As early efforts to include women in the canon of Renaissance literature give way to gender-oriented research in material culture and book history, it is increasingly the scholar's task to marry the language of ideological negotiation to a more wide-ranging investigation into the many ways that women of all social ranks contributed to the making, weaving, writing, printing, etching, annotating, composing, and publishing of English literary culture. This essay takes a fresh look at the authorship of Isabella Whitney, the earliest identified woman to publish secular English verse in print. Specifically, Whitney restructures humanist notions of reading-as-gathering around “huswifely” textile work by drawing on the rich semantic context of the word slip. Situating Whitney's A Sweet Nosgay in the material culture from which she drew her metaphors illuminates its relationship to a range of Elizabethan verse miscellanies and demonstrates her innovation within the genre as a woman.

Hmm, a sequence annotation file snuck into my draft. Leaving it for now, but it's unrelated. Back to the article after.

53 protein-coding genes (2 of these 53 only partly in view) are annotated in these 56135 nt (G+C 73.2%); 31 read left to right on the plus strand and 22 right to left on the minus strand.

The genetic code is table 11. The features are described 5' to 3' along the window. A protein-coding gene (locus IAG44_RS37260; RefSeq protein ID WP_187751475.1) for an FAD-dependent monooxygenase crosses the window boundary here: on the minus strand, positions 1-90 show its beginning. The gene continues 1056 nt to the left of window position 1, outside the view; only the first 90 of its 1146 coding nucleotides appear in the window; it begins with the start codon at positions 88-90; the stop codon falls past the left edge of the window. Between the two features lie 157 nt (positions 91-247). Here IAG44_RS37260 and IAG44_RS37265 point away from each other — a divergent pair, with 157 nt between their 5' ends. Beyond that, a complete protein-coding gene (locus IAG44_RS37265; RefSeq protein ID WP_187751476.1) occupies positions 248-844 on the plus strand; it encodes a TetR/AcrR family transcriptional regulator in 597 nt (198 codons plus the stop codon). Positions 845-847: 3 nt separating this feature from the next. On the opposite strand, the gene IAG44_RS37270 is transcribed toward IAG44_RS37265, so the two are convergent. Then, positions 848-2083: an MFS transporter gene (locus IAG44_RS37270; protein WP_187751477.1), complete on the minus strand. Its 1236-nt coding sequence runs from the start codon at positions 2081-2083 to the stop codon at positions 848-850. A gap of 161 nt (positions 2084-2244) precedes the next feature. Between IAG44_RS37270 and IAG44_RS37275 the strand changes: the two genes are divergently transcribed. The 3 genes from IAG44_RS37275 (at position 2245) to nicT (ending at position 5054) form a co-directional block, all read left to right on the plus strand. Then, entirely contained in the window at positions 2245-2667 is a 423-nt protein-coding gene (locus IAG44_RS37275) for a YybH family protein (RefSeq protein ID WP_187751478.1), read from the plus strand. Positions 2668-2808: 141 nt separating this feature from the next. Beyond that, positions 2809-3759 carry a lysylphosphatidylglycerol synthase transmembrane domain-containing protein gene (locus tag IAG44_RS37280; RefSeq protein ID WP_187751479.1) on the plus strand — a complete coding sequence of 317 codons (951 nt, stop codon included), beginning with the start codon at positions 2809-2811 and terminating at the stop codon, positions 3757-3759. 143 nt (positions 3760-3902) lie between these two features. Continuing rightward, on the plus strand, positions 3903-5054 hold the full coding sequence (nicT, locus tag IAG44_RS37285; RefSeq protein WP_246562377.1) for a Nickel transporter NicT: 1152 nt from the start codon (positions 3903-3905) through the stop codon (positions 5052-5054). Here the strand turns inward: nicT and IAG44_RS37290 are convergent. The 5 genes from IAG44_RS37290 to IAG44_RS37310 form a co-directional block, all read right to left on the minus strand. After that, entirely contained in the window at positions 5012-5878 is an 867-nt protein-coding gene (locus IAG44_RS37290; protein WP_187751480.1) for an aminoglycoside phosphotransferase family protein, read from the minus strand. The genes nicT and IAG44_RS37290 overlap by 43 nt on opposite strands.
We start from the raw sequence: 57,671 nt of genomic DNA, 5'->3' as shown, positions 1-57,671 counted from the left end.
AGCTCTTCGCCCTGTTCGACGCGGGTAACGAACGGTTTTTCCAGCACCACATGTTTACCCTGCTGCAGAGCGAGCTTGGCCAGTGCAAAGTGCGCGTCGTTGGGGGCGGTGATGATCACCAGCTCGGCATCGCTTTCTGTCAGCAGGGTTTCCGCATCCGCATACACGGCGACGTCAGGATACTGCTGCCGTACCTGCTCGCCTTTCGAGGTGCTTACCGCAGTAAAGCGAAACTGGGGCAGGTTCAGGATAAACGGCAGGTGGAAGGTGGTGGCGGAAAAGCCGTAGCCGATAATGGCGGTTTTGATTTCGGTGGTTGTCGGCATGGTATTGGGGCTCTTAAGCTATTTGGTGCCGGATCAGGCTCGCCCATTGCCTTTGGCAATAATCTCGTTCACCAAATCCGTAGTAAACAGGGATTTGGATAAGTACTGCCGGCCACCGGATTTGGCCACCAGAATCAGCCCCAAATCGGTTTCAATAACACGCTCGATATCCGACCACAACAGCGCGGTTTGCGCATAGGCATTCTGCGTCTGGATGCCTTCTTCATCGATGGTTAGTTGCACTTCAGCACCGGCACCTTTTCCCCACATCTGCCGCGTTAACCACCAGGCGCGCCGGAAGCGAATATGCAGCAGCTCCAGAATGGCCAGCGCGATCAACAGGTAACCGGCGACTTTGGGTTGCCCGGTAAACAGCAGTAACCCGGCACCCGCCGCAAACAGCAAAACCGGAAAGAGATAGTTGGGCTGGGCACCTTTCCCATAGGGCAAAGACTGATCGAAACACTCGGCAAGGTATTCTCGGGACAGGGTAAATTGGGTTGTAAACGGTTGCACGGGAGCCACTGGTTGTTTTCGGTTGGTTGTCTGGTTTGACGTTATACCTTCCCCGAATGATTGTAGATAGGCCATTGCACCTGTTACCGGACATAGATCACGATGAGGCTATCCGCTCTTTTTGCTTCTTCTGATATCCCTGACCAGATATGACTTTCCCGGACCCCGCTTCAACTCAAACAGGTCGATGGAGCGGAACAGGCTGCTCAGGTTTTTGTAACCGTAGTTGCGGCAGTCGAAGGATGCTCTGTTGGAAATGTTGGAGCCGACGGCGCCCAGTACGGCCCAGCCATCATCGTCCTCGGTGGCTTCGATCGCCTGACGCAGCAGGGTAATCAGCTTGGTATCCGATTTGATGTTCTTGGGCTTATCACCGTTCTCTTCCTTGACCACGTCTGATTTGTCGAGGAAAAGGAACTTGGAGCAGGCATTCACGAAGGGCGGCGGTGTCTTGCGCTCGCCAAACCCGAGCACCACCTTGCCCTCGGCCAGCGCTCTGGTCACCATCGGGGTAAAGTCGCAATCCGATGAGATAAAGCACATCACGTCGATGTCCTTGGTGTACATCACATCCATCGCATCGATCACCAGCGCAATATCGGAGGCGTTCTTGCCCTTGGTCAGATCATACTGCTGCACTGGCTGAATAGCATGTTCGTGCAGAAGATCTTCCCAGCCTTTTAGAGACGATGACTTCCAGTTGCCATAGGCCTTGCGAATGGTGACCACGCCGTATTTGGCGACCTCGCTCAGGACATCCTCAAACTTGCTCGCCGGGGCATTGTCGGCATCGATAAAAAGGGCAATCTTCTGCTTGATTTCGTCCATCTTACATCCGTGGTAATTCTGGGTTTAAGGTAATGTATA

Whitney Trettien; Isabella Whitney's Slips: Textile Labor, Gendered Authorship, and the Early Modern Miscellany. Journal of Medieval and Early Modern Studies 1 September 2015; 45 (3): 505–521. doi: https://doi.org/10.1215/10829636-3149131
Download citation file: